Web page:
In Malaysia, tire maker Goodyear accused of not paying wages, threats | Automotive Industry News

American tire manufacturer Goodyear Tire & Rubber Co faces charges of unpaid wages, unlawful overtime and intimidation of foreign workers at its Malaysian factory, according to documents in courts and complaints filed by workers.

Speaking to Reuters, six current and former foreign workers, as well as Malaysian labor department officials, said Goodyear had made wrong pay cuts, required many hours and deprived workers of full employment. access to their passports.

The department confirmed that it fined Goodyear in 2020 for overwork and underpaid foreign employees. A former employee said the company illegally withheld his passport, Reuters showed a letter of recognition he signed in January 2020 on its return eight years after he started working at Goodyear.

The allegations, which Reuters was the first to report, first came in 185 foreign workers having filed three complaints against Goodyear Malaysia in the country’s industry court, two in 2019 and one in 2020, because in not following a collective employment agreement. The workers said the company did not give them transfer allowances, annual bonuses and salary increases even if these benefits were available to local employees, represented by a labor union.

The court ruled in favor of foreign workers in two of the cases last year, saying they were entitled to the same rights as Malaysian employees, according to a copy of the judgment posted on the court’s website. Goodyear was ordered to pay back the wages and follow the collective agreement, in accordance with the judge and the workers ’attorney.

About 150 workers ’paylips, which the lawyer said were submitted to the court as evidence of unpaid wages and reviewed by Reuters, showed some migrants working up to 229 hours a month in overtime, in excess of Malaysia’s limit of 104 hours.


The foreign workers claimed about 5 million ringgit ($ 1.21m) in unpaid wages, said their lawyer Chandra Segaran Rajandran. Workers from Nepal, Myanmar and India.

“They are put in a situation where they are denied their full rights as to what is provided for (by law),” he said, adding that it costs “discrimination”.

Goodyear Malaysia says foreign workers are not entitled to the same benefits because they are not union members. [File: Tom Brenner/Reuters]

Goodyear, one of the largest tire makers in the world, has challenged the same high court judges. The decision on the appeal is expected on July 26. The verdict for the third case, on the same issues, will continue in the coming weeks.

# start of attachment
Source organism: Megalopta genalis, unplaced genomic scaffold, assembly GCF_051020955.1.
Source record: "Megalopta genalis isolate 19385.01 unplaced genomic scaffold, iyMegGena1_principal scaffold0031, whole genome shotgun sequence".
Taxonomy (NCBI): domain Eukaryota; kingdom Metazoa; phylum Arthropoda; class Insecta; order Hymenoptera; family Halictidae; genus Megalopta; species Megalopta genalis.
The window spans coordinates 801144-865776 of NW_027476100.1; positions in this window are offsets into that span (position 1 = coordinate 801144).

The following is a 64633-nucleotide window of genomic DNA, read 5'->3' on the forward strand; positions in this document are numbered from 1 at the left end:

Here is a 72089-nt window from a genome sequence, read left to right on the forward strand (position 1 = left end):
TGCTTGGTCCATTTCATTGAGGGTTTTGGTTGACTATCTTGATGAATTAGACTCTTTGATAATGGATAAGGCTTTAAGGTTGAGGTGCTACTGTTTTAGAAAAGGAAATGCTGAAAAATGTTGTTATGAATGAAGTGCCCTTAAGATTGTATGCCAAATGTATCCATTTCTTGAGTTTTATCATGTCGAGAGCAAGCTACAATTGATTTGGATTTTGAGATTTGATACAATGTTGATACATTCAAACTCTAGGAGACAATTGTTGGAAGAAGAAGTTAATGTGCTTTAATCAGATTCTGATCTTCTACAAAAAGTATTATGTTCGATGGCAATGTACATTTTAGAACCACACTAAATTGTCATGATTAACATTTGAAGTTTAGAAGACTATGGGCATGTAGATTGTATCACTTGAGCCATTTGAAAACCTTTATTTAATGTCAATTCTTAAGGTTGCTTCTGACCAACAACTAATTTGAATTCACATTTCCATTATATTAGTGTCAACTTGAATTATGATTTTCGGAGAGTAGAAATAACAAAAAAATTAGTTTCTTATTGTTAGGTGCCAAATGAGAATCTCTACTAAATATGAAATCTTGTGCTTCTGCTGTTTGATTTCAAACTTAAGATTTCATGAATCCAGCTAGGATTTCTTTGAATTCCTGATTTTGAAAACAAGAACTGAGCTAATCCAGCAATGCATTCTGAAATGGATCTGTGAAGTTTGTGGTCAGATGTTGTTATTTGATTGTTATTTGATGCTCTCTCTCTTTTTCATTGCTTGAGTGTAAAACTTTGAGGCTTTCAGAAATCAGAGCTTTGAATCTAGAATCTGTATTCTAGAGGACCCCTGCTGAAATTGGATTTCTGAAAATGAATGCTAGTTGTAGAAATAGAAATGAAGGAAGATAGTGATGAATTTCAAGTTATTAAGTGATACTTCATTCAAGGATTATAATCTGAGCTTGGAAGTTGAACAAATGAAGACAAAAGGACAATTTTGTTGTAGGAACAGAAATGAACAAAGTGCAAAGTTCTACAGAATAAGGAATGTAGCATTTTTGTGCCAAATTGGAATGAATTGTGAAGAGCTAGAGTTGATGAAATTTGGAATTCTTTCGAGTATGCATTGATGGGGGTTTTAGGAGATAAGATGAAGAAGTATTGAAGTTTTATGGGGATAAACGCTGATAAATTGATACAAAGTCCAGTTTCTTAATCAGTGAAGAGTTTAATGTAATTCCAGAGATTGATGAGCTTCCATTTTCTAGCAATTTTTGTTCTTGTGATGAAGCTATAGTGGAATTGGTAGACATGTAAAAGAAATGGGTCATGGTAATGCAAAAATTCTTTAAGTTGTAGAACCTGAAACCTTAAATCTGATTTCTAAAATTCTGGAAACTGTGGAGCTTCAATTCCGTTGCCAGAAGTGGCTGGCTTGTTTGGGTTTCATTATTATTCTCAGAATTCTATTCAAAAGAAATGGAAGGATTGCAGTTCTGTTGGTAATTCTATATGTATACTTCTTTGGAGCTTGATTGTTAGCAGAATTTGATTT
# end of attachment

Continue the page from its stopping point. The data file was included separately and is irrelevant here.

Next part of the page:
Goodyear declined to comment on any of the charges, citing court process. Consistent with a court ruling last year, Goodyear Malaysia argued that foreign workers were not entitled to collective bargaining benefits because they were not union members.

Consistent with the judgment, a union representative certifies that foreign workers are eligible to participate and are entitled to the benefits of the collective agreement even if they are not members. The court agreed that the employment of foreign workers entitles them to benefits.

Goodyear told Reuters it has strong policies and ethics related to and protection of human rights.

“We take any allegations of misconduct in relation to our partners, operations and supply chain seriously,” a representative said in an email.

The union – the National Union of Employees in Companies Manufacturing Rubber Products – did not respond to Reuters ’requests for comment on workers’ complaints.

Goodyear’s operations in Malaysia are equally owned by the country’s largest fund manager, Permodalan Nasional Berhad, which directs Goodyear’s inquiries.

After the lawsuit, intimidation

Workers said they faced intimidation from Goodyear after they filed the lawsuit. Goodyear declined to comment.

“The company has different laws for different groups of workers,” said Sharan Kumar Rai, who filed one of the lawsuits and worked at Goodyear in Malaysia from 2012 to last year.

The foreign workers filed the first two lawsuits in July 2019. Shortly afterwards, Goodyear asked some to sign the letters, without their lawyer’s knowledge, that they would withdraw from in legal action – according to their lawyer, police complaints filed in October 2019 and a copy of the letter seen by Reuters. Reporting a police complaint will not always result in criminal charges but can trigger an investigation.

Industry court chairman Anna Ng Fui Choo said in her judgment that the letter was “an act of unfair work ethic”.

The Malaysian labor department told Reuters they investigated and charged Goodyear in 2020 with nine violations of labor laws, unrelated to the lawsuit, regarding overtime and wrongful wage cuts. Goodyear fined it 41,500 ringgit ($ 10,050), it said.

In recent years Malaysia has faced accusations from its own Human Resources Ministry and U.S. authorities of abusing labor in its factories, relying on millions of migrant workers to produce everything from palm oil to medical gloves and iPhone components.

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